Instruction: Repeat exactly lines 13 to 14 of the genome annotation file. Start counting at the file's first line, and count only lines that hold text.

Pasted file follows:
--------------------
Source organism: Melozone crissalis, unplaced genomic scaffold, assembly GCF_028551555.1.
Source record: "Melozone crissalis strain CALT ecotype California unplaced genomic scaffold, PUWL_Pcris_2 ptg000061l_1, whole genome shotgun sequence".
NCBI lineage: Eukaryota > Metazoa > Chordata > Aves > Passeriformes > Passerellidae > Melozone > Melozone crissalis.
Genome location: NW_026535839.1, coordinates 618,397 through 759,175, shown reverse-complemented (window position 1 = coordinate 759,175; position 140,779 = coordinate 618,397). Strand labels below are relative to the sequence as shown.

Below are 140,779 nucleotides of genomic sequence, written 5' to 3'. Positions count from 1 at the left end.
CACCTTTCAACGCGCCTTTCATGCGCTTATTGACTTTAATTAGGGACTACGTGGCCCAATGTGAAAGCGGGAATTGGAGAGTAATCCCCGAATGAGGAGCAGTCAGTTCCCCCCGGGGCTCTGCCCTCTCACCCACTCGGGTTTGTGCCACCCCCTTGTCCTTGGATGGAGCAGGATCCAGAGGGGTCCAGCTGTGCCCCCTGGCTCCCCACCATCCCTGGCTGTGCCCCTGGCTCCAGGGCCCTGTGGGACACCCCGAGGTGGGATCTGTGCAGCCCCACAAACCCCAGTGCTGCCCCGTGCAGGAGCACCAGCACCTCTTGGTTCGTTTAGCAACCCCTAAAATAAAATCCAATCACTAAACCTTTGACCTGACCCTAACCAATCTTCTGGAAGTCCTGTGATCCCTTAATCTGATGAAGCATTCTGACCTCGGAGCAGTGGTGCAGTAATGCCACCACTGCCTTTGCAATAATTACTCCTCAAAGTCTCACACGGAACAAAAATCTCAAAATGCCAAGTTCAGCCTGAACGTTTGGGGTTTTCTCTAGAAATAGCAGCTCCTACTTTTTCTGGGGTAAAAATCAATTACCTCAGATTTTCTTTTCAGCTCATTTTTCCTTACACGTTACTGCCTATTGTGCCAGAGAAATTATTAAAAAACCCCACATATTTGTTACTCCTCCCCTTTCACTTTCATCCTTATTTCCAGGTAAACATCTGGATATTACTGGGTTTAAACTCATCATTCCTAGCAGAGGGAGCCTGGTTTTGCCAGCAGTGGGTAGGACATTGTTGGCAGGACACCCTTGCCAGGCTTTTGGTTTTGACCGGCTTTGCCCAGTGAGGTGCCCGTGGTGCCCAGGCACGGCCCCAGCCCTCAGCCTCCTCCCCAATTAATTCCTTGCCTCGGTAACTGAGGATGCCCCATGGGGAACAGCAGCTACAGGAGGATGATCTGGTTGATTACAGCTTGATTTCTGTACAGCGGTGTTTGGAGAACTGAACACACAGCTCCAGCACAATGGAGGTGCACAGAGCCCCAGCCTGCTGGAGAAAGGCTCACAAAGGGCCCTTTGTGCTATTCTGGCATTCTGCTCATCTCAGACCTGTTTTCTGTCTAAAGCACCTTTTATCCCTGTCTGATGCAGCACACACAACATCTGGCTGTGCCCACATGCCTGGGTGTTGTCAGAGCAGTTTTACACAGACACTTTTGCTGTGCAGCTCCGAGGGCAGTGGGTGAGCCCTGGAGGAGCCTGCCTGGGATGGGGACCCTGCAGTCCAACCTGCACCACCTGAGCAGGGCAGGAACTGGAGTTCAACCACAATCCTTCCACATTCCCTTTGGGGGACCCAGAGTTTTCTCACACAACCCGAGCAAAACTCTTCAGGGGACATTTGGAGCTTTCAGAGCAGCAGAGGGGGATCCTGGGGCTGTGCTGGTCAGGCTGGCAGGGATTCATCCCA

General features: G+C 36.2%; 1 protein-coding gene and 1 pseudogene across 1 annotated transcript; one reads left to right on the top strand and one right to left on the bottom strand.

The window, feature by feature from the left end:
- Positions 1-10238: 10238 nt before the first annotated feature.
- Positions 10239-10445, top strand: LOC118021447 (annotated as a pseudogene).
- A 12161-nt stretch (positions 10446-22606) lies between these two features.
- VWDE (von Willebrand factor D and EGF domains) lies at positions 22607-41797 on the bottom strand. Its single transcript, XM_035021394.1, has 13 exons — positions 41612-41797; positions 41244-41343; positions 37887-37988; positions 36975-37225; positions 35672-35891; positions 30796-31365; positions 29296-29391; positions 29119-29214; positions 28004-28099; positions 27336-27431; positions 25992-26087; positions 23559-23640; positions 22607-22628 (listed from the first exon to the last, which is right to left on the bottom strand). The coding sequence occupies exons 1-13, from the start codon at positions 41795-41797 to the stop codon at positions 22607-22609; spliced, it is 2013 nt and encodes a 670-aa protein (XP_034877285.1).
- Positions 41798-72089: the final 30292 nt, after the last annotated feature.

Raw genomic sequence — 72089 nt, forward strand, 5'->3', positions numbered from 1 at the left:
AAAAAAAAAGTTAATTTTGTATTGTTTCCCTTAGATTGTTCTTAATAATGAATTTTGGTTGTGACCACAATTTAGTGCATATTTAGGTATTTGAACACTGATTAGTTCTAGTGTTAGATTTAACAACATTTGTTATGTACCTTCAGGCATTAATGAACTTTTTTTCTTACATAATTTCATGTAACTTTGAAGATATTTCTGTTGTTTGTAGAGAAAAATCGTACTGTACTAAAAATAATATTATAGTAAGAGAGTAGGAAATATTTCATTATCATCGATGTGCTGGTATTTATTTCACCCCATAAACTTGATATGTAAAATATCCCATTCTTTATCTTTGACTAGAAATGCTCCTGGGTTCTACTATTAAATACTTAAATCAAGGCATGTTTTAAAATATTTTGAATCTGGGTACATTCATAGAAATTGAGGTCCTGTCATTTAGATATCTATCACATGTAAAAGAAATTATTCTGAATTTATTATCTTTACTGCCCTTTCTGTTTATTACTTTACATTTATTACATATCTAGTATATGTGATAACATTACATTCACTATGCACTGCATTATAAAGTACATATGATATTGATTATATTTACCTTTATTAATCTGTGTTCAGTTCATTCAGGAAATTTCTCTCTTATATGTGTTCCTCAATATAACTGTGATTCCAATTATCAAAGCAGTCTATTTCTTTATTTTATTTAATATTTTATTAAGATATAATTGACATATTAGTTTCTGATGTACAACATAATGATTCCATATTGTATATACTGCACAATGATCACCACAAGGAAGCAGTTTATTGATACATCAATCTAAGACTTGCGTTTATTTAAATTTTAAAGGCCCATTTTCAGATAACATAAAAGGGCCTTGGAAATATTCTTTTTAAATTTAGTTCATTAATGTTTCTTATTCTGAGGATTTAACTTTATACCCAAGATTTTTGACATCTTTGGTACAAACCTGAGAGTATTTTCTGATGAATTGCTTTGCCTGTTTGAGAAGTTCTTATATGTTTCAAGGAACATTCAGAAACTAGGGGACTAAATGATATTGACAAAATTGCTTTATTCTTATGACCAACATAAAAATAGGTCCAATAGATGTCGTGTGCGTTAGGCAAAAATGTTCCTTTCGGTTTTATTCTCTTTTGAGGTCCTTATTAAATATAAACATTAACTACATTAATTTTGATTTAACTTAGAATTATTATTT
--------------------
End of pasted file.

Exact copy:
- Positions 41798-72089: the final 30292 nt, after the last annotated feature.

Raw genomic sequence — 72089 nt, forward strand, 5'->3', positions numbered from 1 at the left: